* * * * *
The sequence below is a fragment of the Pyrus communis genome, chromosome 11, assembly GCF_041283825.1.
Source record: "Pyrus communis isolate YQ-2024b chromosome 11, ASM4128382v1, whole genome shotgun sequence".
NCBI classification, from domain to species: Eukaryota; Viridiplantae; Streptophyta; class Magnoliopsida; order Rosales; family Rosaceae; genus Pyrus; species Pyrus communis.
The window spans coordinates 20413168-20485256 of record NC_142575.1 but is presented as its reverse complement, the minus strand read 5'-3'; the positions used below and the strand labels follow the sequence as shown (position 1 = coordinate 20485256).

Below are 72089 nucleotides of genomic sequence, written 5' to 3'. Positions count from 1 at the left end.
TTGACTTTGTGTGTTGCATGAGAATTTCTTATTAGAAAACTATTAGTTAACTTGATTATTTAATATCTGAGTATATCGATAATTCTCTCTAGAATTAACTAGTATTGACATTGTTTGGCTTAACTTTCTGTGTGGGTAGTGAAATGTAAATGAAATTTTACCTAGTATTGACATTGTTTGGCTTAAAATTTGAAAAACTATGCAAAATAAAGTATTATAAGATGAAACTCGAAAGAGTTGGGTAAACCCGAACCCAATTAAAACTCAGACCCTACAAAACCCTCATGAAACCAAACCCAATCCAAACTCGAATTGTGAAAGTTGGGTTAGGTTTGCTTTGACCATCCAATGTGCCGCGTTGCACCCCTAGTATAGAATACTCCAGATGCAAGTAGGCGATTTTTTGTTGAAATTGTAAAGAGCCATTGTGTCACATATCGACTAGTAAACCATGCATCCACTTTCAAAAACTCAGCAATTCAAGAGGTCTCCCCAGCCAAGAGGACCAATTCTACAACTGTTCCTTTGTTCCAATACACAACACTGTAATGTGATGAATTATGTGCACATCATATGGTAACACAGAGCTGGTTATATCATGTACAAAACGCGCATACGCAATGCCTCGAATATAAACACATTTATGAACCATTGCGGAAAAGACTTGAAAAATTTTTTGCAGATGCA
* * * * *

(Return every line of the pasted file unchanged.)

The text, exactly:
The sequence below is a fragment of the Pyrus communis genome, chromosome 11, assembly GCF_041283825.1.
Source record: "Pyrus communis isolate YQ-2024b chromosome 11, ASM4128382v1, whole genome shotgun sequence".
NCBI classification, from domain to species: Eukaryota; Viridiplantae; Streptophyta; class Magnoliopsida; order Rosales; family Rosaceae; genus Pyrus; species Pyrus communis.
The window spans coordinates 20413168-20485256 of record NC_142575.1 but is presented as its reverse complement, the minus strand read 5'-3'; the positions used below and the strand labels follow the sequence as shown (position 1 = coordinate 20485256).

Below are 72089 nucleotides of genomic sequence, written 5' to 3'. Positions count from 1 at the left end.
TTGACTTTGTGTGTTGCATGAGAATTTCTTATTAGAAAACTATTAGTTAACTTGATTATTTAATATCTGAGTATATCGATAATTCTCTCTAGAATTAACTAGTATTGACATTGTTTGGCTTAACTTTCTGTGTGGGTAGTGAAATGTAAATGAAATTTTACCTAGTATTGACATTGTTTGGCTTAAAATTTGAAAAACTATGCAAAATAAAGTATTATAAGATGAAACTCGAAAGAGTTGGGTAAACCCGAACCCAATTAAAACTCAGACCCTACAAAACCCTCATGAAACCAAACCCAATCCAAACTCGAATTGTGAAAGTTGGGTTAGGTTTGCTTTGACCATCCAATGTGCCGCGTTGCACCCCTAGTATAGAATACTCCAGATGCAAGTAGGCGATTTTTTGTTGAAATTGTAAAGAGCCATTGTGTCACATATCGACTAGTAAACCATGCATCCACTTTCAAAAACTCAGCAATTCAAGAGGTCTCCCCAGCCAAGAGGACCAATTCTACAACTGTTCCTTTGTTCCAATACACAACACTGTAATGTGATGAATTATGTGCACATCATATGGTAACACAGAGCTGGTTATATCATGTACAAAACGCGCATACGCAATGCCTCGAATATAAACACATTTATGAACCATTGCGGAAAAGACTTGAAAAATTTTTTGCAGATGCA